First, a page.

It’s been a while since my first Lady Gaga post! In it, I promised two more: one about how Gaga is a role model, and one about why she’s important to pop music and the art world.
I’ve been sitting on this post for a while now, in deference to other things that needed doing/writing, but a couple of days ago I came across this article by Camille Paglia called “Lady Gaga and the Death of Sex.” In it, Ms. Paglia pretty much blames Gaga for all of society’s ills. This article forced me to come up for air enough for me to write part two of this series.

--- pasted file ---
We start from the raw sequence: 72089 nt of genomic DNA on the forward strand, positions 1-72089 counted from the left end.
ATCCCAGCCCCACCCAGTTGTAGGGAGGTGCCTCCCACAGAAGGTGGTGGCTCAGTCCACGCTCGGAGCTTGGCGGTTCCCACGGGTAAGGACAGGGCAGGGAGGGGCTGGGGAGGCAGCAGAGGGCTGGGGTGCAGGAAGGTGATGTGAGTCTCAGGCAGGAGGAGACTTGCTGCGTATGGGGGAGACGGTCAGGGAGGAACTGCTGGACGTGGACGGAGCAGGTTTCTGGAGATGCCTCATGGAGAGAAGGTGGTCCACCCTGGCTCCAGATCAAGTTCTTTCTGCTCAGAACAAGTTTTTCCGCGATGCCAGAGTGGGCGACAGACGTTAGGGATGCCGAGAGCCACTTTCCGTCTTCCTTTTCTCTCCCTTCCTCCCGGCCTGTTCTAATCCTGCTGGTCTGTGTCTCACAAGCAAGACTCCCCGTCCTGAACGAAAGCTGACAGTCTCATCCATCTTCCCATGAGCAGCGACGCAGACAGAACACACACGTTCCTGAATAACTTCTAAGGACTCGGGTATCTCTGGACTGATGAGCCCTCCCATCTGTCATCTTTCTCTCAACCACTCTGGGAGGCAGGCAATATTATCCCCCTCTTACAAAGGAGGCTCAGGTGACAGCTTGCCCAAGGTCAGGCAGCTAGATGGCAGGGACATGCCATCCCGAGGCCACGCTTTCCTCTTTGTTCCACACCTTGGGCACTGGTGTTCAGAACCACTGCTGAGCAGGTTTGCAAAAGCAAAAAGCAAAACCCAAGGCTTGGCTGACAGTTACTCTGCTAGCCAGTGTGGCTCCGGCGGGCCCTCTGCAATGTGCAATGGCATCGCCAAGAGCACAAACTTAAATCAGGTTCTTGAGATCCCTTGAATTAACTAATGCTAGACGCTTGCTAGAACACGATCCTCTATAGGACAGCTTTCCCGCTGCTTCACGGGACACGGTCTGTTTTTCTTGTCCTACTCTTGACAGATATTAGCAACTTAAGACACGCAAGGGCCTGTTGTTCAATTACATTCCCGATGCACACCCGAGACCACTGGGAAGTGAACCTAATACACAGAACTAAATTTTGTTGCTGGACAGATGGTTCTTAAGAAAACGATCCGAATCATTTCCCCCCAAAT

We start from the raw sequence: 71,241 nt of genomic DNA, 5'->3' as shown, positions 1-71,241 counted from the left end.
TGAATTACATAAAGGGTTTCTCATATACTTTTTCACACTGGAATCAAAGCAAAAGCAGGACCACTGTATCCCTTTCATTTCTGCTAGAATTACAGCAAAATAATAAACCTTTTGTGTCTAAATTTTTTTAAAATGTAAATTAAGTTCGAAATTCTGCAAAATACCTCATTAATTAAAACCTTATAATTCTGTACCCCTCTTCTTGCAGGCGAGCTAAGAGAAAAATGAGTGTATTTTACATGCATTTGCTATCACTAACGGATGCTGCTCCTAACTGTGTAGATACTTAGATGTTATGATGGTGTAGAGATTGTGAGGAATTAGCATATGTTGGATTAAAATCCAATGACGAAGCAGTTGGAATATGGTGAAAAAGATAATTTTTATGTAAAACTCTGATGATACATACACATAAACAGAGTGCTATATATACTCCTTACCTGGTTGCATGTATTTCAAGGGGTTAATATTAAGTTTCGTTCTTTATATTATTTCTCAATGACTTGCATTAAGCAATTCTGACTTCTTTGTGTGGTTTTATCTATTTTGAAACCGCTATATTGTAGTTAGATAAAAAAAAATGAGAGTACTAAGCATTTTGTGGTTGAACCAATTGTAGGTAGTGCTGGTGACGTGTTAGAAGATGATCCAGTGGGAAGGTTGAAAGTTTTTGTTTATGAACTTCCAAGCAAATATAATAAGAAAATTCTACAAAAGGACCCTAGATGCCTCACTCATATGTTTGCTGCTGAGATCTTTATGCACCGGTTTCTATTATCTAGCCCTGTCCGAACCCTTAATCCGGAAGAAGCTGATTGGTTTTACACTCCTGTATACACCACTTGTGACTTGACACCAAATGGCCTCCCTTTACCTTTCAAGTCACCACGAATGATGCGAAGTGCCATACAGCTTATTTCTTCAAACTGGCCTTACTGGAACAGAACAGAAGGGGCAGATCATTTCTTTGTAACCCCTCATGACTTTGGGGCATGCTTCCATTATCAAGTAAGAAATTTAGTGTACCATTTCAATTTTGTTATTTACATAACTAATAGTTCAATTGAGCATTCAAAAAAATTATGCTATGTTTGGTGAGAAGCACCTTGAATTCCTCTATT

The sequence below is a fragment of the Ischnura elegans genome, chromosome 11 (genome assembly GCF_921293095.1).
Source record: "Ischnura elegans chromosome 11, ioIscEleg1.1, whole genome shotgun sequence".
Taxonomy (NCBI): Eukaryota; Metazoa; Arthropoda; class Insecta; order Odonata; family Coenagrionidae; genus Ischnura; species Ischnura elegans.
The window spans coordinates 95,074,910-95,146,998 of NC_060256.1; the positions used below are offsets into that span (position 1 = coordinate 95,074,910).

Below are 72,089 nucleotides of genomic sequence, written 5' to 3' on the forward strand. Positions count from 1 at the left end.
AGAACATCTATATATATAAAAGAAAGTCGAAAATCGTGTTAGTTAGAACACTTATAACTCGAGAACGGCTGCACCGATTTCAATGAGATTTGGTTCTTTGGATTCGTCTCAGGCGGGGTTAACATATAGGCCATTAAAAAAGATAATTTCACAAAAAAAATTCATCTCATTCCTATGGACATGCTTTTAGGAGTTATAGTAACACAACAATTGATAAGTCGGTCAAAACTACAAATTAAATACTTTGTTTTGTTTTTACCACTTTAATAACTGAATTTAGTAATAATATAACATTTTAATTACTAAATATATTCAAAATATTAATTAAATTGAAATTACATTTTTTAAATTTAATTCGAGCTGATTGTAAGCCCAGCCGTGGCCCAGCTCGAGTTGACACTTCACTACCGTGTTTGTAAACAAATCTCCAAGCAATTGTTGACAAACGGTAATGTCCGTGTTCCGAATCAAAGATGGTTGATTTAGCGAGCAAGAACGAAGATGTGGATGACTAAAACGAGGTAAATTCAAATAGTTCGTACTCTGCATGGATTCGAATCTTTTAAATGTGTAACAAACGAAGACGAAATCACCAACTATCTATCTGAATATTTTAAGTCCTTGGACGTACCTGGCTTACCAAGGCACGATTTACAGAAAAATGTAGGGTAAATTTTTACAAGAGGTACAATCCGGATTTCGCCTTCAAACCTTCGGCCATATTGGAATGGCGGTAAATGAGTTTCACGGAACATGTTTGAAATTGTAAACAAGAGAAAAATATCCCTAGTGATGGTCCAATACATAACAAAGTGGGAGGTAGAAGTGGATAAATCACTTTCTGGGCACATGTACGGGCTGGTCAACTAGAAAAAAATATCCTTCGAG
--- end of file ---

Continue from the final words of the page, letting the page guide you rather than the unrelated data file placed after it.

Paglia: Although she presents herself as the clarion voice of all the freaks and misfits of life, there is little evidence that she ever was one. Her upbringing was comfortable and eventually affluent, and she attended the same upscale Manhattan private school as Paris and Nicky Hilton. There is a monumental disconnect between Gaga’s melodramatic self-portrayal as a lonely, rebellious, marginalised artist and the powerful corporate apparatus that bankrolled her makeover and has steamrollered her songs into heavy rotation on radio stations everywhere.